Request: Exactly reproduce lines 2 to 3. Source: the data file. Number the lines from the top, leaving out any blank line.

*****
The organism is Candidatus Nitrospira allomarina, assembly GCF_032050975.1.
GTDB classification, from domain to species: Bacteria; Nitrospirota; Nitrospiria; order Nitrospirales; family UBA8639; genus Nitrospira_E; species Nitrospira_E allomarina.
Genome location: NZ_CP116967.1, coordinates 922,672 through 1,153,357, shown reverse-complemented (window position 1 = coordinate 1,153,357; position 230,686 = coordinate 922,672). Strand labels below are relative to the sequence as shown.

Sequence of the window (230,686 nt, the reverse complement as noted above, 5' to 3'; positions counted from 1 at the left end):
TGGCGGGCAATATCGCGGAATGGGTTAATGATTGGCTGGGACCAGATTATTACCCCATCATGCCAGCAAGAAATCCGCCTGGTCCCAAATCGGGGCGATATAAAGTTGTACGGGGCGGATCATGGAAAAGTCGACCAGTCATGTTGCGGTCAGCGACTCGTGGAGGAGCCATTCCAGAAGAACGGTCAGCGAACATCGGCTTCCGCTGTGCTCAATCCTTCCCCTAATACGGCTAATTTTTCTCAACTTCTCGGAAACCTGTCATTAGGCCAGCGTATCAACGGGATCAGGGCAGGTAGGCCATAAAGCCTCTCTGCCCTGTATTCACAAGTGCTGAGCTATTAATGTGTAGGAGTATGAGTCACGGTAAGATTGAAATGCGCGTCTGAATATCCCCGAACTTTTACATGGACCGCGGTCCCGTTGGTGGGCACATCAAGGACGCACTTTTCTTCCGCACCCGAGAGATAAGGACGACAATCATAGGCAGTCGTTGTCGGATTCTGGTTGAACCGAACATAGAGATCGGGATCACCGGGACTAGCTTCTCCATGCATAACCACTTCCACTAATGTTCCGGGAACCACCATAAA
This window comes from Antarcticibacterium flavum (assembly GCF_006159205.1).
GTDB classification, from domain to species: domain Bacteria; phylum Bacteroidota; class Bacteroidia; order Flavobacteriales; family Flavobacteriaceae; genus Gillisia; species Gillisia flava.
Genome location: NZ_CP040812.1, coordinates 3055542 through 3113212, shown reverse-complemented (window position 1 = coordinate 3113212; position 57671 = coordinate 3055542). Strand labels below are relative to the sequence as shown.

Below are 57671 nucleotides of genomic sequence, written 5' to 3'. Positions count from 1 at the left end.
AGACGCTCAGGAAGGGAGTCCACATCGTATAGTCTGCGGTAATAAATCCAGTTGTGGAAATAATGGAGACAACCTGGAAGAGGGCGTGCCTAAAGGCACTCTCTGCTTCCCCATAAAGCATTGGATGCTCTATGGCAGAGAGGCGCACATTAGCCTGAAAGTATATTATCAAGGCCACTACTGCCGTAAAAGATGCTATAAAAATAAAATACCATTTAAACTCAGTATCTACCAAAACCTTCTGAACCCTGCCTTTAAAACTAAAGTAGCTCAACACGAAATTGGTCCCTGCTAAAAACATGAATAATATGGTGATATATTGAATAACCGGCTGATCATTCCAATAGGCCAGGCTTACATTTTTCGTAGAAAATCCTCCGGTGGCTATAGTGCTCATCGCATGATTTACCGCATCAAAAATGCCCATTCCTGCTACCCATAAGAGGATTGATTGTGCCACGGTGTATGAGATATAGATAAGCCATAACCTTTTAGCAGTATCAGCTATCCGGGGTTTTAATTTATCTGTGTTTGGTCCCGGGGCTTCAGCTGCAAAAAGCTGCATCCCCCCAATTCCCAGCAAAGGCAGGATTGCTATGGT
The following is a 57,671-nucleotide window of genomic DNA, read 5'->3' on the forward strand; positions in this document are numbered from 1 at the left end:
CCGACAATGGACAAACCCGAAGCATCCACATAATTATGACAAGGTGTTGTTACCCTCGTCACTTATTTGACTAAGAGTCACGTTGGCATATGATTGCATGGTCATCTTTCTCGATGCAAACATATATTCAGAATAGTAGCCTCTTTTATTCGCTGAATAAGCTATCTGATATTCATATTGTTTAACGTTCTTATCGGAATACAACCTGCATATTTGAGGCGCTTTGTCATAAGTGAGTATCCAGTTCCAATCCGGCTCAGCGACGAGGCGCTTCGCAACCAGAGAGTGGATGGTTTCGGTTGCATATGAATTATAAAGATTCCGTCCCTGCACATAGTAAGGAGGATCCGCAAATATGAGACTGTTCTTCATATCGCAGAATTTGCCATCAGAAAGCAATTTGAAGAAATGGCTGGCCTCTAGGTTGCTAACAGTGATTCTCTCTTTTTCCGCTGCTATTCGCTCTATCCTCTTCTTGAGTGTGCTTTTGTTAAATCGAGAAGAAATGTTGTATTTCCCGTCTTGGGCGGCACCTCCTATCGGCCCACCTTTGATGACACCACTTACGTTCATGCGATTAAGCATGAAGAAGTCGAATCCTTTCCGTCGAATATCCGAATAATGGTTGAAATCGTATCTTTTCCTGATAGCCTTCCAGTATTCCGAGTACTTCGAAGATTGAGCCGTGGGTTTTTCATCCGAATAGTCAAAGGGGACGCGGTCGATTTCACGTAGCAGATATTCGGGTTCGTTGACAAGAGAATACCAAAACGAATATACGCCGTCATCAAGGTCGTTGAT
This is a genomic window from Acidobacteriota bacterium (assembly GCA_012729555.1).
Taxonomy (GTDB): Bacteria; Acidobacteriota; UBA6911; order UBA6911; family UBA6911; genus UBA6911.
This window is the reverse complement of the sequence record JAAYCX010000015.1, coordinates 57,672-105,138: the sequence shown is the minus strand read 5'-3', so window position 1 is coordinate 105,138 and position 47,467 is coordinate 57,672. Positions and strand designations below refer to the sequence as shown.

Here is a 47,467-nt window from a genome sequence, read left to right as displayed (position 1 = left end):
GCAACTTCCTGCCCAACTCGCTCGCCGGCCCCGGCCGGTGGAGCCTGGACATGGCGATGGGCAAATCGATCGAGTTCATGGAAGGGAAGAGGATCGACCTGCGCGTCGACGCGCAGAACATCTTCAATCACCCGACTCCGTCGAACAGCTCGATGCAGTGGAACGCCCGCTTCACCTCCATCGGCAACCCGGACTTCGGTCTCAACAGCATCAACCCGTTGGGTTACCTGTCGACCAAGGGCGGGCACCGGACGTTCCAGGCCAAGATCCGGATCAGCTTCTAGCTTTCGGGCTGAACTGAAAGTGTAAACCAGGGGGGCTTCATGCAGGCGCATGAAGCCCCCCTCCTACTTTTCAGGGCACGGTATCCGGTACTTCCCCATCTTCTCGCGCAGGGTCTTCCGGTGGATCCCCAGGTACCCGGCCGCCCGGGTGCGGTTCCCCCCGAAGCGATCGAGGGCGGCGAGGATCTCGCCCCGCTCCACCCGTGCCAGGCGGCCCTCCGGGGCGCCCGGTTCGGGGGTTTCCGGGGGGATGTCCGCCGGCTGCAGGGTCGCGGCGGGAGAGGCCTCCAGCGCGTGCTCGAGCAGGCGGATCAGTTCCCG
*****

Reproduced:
GTDB classification, from domain to species: Bacteria; Nitrospirota; Nitrospiria; order Nitrospirales; family UBA8639; genus Nitrospira_E; species Nitrospira_E allomarina.
Genome location: NZ_CP116967.1, coordinates 922,672 through 1,153,357, shown reverse-complemented (window position 1 = coordinate 1,153,357; position 230,686 = coordinate 922,672). Strand labels below are relative to the sequence as shown.